1st Edition

Beyond the Kremlin’s Reach? Eastern Europe and China in the Cold War Era

Edited By Jan Zofka, Péter Vámos, Sören Urbansky Copyright 2023

    This volume examines relations between the People’s Republic of China (PRC) and socialist Eastern European states during the Cold War. The chapters take previous findings on government policy and China’s role as a global player in the Cold War game as a starting point to locate the PRC in the socialist world and assess levels of interaction beyond diplomatic and governmental relations. By focusing on transfers and interconnections and the social dimension of governmental interactions, the primary goal of this book is to explore structures, institutions, and spaces of interaction between China and Eastern Europe and their potential autonomy from political conjunctures.

    The guiding question that the book raises is: To what extent did Chinese and Eastern European players, outside the range of the power centres, have room to manoeuvre beyond the agendas of the Kremlin, national governments, or party leaderships? The question of the relative autonomy becomes especially vibrant against the backdrop of the development of Sino–Soviet relations from alliance to split to reconciliation through the Cold War era.

    This book contributes to the growing scholarship on East-South and intra-bloc relations from the perspective of global and transnational history and will be of interest to researchers, students and policy makers in the fields of History, East European and Russian studies, International Relations and politics. The chapters in this book were originally published as a special issue of Cold War History.

    Introduction: Beyond the Kremlin’s reach? Eastern Europe and China in the Cold War era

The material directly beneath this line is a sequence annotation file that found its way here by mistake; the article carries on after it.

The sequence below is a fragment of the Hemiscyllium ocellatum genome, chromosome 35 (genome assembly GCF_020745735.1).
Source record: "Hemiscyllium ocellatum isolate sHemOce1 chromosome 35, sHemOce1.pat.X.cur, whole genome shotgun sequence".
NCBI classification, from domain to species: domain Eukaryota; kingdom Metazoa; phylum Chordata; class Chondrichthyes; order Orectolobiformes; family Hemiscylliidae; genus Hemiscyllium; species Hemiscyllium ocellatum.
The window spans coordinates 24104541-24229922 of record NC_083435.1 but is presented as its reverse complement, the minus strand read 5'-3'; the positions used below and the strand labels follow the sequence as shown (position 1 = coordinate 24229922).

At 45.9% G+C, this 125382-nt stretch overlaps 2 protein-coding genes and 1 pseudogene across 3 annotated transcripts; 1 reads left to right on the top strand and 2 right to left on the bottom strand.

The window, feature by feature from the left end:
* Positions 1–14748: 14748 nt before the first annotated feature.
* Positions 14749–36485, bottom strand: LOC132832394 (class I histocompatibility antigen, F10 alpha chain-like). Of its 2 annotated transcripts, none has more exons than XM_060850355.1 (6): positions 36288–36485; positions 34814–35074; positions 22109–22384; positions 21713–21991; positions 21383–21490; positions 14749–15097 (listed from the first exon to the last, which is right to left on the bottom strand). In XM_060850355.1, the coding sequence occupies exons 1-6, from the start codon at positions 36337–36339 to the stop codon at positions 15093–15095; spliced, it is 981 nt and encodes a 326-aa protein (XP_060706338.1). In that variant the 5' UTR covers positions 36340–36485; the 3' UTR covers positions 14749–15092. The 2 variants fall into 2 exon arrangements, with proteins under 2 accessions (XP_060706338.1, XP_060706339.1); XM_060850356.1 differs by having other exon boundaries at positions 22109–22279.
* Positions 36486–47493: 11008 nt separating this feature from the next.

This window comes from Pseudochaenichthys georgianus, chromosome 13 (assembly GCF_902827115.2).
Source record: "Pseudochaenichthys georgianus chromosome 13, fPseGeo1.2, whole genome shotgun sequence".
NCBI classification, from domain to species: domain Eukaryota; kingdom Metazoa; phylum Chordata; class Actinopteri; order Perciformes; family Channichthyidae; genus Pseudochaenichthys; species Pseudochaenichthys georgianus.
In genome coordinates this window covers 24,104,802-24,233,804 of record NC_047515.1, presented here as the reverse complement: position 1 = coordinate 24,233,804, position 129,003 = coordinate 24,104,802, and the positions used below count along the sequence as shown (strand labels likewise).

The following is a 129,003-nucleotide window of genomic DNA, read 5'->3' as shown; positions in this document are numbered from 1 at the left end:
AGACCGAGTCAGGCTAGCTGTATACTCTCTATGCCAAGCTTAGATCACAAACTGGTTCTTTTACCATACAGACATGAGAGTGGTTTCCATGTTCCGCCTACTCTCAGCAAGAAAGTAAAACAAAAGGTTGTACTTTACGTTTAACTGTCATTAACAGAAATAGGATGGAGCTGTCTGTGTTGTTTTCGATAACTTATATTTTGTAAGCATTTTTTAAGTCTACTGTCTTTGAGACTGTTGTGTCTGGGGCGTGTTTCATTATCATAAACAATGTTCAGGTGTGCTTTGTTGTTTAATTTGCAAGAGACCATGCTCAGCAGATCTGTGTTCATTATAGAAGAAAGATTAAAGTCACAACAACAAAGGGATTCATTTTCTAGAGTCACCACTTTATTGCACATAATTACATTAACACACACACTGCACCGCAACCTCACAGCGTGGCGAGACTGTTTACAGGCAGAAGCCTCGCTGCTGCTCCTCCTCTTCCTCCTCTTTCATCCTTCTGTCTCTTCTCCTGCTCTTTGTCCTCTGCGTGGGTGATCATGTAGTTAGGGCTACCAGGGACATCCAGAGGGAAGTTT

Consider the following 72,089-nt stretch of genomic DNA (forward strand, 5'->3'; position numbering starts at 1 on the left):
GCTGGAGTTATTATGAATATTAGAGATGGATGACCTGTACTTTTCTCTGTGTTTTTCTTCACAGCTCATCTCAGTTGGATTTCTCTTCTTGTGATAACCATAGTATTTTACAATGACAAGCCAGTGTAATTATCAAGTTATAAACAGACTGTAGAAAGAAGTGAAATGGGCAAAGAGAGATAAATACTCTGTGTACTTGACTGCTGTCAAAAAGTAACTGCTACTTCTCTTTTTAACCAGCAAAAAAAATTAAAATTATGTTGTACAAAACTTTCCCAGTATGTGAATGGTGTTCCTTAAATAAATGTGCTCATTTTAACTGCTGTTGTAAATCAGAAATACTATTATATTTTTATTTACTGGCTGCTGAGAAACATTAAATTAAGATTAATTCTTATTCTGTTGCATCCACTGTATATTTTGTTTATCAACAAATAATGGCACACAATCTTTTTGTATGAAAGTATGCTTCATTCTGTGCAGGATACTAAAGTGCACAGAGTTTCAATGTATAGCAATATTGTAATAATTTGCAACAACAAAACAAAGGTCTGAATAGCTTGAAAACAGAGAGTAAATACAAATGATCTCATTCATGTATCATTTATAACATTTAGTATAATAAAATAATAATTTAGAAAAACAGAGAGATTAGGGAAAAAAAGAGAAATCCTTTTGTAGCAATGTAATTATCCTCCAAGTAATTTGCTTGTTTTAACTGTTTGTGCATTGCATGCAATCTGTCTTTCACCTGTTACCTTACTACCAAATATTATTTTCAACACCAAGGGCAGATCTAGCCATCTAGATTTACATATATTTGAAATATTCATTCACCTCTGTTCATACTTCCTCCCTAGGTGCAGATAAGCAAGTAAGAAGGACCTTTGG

Jan Zofka, Péter Vámos and Sören Urbansky

    1. Performing socialist Hungary in China: ‘modern, Magyar, European’

    József Böröcz

    2. Socialist exhibits and Sino-Soviet relations, 1950–60

    Austin Jersild

    3. Sino-Czechoslovak cooperation on agricultural cooperatives: the twinning project

    Daniela Kolenovska

    4. Kremlinology revisited: the nuances of reporting on China in the Eastern bloc press

    Sören Urbansky and Max Trecker

    5. China as a role model? The ‘Economic Leap’ campaign in Bulgaria (1958–1960)

    Jan Zofka

    6. Promoting the ‘China Way’ of communism in Poland and beyond during the Sino-Soviet Split: the case of Kazimierz Mijal

    Margaret K. Gnoinska

    7. A Hungarian model for China? Sino-Hungarian relations in the era of economic reforms, 1979–89

    Péter Vámos


    Jan Zofka is a Research Fellow at the Leibniz-Institute for the History and Culture of Eastern Europe (GWZO) Leipzig. He specializes in the transnational history of Cold war socialist economies and is author of the articles “Chairman Cotton: Socialist Bulgaria’s cotton trade with African countries during the early Cold War (1946–70)”, Journal of Global History (2021); “Technokratischer Internationalismus. Kohle-Experten der DDR der 1950er Jahre in globalgeschichtlicher Perspektive” Geschichte und Gesellschaft, 2021; and the monograph Postsowjetischer Separatismus: Die pro-russländischen Bewegungen im Dnjestr-Tal und auf der Krim (1989–1995) (2015).

    Péter Vámos is a Senior Research Fellow at the Institute of History of the Research Centre for the Humanities, Hungarian Academy of Sciences and Associate Professor at Károli Gáspár University of the Reformed Church in Hungary, Budapest. His research focuses on the modern history and international relations of China, the relations between the Soviet bloc and China, and the history of Christianity in China. His publications include Magyar jezsuita misszió Kínában [Hungarian Jesuit Mission in China] (Budapest:2003); Kína mellettünk? Kínai külügyi iratok Magyarországról, 1956 [Is China with us? Chinese diplomatic records on Hungary, 1956] (2008); and Magyar–kínai kapcsolatok, 1949–1989. [Hungarian-Chinese Relations, 1949-1989] (2020).

    Sören Urbansky is a Research Fellow and the Head of the Pacific Office of the German Historical Institute Washington at UC Berkeley. He is a historian of late Imperial Russian and Soviet history, interested in Russia’s place in Asia, and the intersection of its history with that of race, diaspora, and borders. Sören is the author of three monographs, including Beyond the Steppe Frontier: A History of the Sino-Russian Border (2020) and An den Ufern des Amur: Die vergessene Welt zwischen China und Russland [On the River Amur: The Forgotten Land between China and Russia] (2021).